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Naturally beautiful



The push to develop new product is never so marked as in the beauty industry. New cosmetics hit the counter with such speed it can leave you whiplashed. But nothing has been so dominant in recent years as the growth in natural and organic products. 
     It isn't difficult to work out the reasons why. We're more environmentally aware, for a start. But we also now expect to live longer, healthier lives. We believe in the concept of wellness, like to take responsibility for ourselves, and, in the main, are more ethically minded. What we put on our skin has become almost as important as what we put in our mouths.
     But are cosmetics made from natural ingredients better for you than those synthesised in a lab? Not necessarily. Poison ivy is natural, but that doesn't make it safe. Skin allergies also aren't restricted to chemicals; many people are allergic to ingredients as healthy sounding as arnica, lemon balm, or sage.
     Perhaps even more salient is that the market for natural products isn't regulated. Plants and vegetables go off even when refrigerated; if they aren't preserved properly in your face cream, the chances of infection are high. It's very rare but the consequences can be serious - blindness isn't unheard of.
     But that doesn't stop us from being keen on going natural, or for wanting to support products made from sustainable sources. It feels great to put something on your skin that you believe to be good for you - or produced in a way that's good for the planet.
     There's little doubt that if your skin is sensitive, the plain-and-simple approach is better. Exposing your complexion to a cocktail of ingredients can be asking for trouble. Natural products are usually made up of fewer components and often contain goodies that are undeniably good for your skin, mainly natural moisturisers and antioxidants, of which there is a huge list.
     Conversely, it also doesn't mean that synthetics aren't beneficial. There are clinically proven ingredients in conventionally formulated cosmetics, too. But substances such as dimethicones or cyclomethicones (actually silicones that show up in the vast majority of makeup, skincare and haircare products) somehow manage to sound suspicious even if they're not.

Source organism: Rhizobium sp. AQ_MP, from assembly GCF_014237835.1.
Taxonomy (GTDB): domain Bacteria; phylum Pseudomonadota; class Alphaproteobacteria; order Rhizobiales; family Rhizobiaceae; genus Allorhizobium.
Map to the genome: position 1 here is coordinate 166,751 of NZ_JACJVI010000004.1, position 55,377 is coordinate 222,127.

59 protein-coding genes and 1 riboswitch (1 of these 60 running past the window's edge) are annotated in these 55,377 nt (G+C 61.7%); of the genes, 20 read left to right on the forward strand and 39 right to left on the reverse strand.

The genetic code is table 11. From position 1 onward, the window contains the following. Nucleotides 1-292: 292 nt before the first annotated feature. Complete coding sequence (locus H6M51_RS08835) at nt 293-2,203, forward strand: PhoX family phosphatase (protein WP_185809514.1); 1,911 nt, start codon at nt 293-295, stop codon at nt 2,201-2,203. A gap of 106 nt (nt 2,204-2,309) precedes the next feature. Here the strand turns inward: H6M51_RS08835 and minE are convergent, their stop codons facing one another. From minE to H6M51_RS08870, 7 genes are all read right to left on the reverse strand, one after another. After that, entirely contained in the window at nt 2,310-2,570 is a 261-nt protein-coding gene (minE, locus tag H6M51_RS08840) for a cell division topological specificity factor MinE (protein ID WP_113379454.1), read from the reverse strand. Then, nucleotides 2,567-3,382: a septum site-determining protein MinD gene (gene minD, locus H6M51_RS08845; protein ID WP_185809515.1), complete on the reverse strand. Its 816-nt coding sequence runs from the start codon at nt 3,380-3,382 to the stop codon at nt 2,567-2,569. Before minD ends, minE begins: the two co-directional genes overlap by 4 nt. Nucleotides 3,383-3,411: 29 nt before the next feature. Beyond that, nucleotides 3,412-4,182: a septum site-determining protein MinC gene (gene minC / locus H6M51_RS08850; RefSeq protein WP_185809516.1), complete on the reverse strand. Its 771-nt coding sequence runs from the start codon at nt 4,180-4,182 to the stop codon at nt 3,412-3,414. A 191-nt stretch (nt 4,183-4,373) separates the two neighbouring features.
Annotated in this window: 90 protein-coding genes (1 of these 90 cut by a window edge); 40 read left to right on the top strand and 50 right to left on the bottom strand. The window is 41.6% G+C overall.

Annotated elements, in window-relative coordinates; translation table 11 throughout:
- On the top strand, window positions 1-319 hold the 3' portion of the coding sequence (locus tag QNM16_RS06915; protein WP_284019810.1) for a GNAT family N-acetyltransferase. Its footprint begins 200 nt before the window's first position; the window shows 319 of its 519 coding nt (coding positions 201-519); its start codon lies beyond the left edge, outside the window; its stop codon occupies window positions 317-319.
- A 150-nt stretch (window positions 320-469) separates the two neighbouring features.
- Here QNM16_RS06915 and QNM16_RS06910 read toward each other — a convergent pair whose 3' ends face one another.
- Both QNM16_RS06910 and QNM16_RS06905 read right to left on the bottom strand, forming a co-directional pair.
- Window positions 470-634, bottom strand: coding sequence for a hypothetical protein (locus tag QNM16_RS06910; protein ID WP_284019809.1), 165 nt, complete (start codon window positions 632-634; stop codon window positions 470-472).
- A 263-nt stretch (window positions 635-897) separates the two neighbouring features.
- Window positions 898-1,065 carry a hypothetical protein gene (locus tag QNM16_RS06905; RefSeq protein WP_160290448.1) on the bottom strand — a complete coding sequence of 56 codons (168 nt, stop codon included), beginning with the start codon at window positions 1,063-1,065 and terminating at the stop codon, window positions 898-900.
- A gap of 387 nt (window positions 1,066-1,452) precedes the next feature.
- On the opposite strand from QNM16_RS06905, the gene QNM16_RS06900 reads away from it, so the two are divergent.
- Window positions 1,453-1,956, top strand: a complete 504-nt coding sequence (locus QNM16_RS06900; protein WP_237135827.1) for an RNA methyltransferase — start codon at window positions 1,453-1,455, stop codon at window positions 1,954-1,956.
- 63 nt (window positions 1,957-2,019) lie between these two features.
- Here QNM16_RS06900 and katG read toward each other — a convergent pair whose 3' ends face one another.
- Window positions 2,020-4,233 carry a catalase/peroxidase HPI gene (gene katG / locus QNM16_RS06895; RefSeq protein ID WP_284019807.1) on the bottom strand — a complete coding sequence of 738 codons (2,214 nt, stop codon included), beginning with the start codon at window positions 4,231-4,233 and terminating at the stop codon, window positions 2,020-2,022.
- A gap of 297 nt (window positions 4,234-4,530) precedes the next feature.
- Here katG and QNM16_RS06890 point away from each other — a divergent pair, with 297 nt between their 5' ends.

For the consumer, it can be downright confusing. Some products that claim to be natural, aren't. They may contain natural ingredients, but it's a small percentage. Others have a much higher percentage of natural ingredients, but do include small amounts of chemical preservatives to keep them stable.
     And let's not even get started on the debate surrounding organics. It took Origins years to produce a limited line of totally organic products, mainly because the international certification processes are so stringent. Even the most benign of natural cosmetics - mineral makeup - can, in rare circumstances, be responsible for causing a reaction.
     And while some do only contain pure mineral pigments, others may also include chemical preservatives. Fillers such as talc can also be added, although proponents claim talc is actually a natural mineral that plays a role in making the skin look less shiny and more iridescent.
     Who to believe? The best you can do is educate yourself, read labels and, if you're avidly interested in protecting the planet, look out for products made from sustainable ingredients. Going natural is actually not as easy as it sounds.


Pictured above

Huni Every Day Whitening Cream ($49)
EGG Belly Butter ($19.90)
Antipodes Vanilla Pod Hydrating Day Cream ($44)
Giovanni Organic Hair Care Natural Mousse Hair Styling Foam ($24.50)
The Herb Farm Rosehip & Orange Body Butter ($22.70)
Dr Hauschka Rose Day Cream ($54)
Organic Surge Pure Extracts Blissful Moisturiser ($16.90)
Trilogy Everything Balm ($20.90)
Skinfood Cleans All Aloe & Manuka Honey Cleanser ($9.95)
Jane Iredale Dream Tint ($89)

 



  




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